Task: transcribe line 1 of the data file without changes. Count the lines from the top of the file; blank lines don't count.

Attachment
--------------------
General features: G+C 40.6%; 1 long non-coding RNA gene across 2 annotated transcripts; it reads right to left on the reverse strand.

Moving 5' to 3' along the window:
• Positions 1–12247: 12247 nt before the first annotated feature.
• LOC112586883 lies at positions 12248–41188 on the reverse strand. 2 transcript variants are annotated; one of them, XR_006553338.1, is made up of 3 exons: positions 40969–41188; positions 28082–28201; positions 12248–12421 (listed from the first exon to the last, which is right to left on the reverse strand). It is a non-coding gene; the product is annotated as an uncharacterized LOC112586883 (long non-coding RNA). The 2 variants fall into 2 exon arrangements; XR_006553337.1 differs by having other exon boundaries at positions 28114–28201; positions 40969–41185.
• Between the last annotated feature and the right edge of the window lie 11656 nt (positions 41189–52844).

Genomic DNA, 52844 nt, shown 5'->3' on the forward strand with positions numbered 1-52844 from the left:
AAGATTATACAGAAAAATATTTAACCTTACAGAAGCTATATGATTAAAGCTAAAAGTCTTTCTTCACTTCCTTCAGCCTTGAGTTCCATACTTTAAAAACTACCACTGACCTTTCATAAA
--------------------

General features: G+C 40.6%; 1 long non-coding RNA gene across 2 annotated transcripts; it reads right to left on the reverse strand.